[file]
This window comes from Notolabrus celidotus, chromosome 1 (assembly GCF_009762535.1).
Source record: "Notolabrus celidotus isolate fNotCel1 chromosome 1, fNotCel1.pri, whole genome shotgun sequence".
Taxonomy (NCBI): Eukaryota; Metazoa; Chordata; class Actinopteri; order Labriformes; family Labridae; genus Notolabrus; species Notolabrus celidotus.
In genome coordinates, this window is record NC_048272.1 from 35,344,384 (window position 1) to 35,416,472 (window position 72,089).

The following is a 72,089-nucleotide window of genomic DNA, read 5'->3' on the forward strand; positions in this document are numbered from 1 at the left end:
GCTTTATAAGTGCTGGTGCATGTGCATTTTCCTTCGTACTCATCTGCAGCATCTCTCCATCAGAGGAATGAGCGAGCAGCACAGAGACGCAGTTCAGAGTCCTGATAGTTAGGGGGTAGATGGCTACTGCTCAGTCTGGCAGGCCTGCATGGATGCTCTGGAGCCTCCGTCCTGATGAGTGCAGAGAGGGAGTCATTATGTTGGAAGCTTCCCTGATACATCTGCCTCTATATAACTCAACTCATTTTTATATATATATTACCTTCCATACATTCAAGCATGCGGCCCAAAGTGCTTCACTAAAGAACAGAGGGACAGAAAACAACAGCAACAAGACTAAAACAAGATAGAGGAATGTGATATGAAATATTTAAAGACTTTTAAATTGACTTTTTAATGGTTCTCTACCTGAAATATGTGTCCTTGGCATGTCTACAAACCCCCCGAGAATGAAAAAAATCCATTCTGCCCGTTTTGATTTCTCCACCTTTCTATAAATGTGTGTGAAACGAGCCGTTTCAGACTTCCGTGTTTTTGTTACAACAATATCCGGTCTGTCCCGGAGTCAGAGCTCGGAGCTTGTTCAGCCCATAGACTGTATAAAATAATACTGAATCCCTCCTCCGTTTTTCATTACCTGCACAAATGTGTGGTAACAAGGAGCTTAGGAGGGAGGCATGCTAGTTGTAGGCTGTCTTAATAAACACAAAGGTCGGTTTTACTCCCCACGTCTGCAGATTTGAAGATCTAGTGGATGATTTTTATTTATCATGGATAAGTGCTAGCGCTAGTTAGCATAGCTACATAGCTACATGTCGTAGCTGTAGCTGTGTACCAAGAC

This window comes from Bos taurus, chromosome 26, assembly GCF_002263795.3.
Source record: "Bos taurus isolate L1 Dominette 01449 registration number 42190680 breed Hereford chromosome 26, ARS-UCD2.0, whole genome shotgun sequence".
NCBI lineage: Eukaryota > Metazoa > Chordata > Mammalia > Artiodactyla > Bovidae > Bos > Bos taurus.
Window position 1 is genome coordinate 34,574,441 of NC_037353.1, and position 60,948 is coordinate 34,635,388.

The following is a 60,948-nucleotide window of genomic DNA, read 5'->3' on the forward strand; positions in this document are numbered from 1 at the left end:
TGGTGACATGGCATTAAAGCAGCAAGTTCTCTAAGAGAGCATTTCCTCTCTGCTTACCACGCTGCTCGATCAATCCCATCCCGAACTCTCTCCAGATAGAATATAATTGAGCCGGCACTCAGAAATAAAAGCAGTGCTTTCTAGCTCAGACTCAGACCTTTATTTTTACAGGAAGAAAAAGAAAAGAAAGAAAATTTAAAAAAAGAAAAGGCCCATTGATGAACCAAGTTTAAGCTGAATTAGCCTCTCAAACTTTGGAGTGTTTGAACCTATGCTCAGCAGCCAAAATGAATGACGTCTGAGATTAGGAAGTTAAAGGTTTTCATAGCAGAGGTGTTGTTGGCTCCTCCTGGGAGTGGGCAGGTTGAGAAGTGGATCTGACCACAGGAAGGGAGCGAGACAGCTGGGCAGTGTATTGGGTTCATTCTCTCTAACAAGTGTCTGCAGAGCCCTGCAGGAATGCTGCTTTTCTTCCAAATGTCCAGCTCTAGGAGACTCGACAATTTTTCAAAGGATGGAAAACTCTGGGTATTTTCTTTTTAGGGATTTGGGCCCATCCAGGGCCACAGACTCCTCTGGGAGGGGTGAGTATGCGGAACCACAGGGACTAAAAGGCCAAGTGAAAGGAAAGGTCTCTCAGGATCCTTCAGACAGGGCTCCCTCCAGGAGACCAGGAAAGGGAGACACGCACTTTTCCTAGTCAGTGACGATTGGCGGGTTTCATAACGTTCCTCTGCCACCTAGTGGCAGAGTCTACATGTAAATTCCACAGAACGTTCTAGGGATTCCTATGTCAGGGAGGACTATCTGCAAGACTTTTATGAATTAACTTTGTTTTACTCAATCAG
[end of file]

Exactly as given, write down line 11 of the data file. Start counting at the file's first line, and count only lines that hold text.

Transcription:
The following is a 60,948-nucleotide window of genomic DNA, read 5'->3' on the forward strand; positions in this document are numbered from 1 at the left end: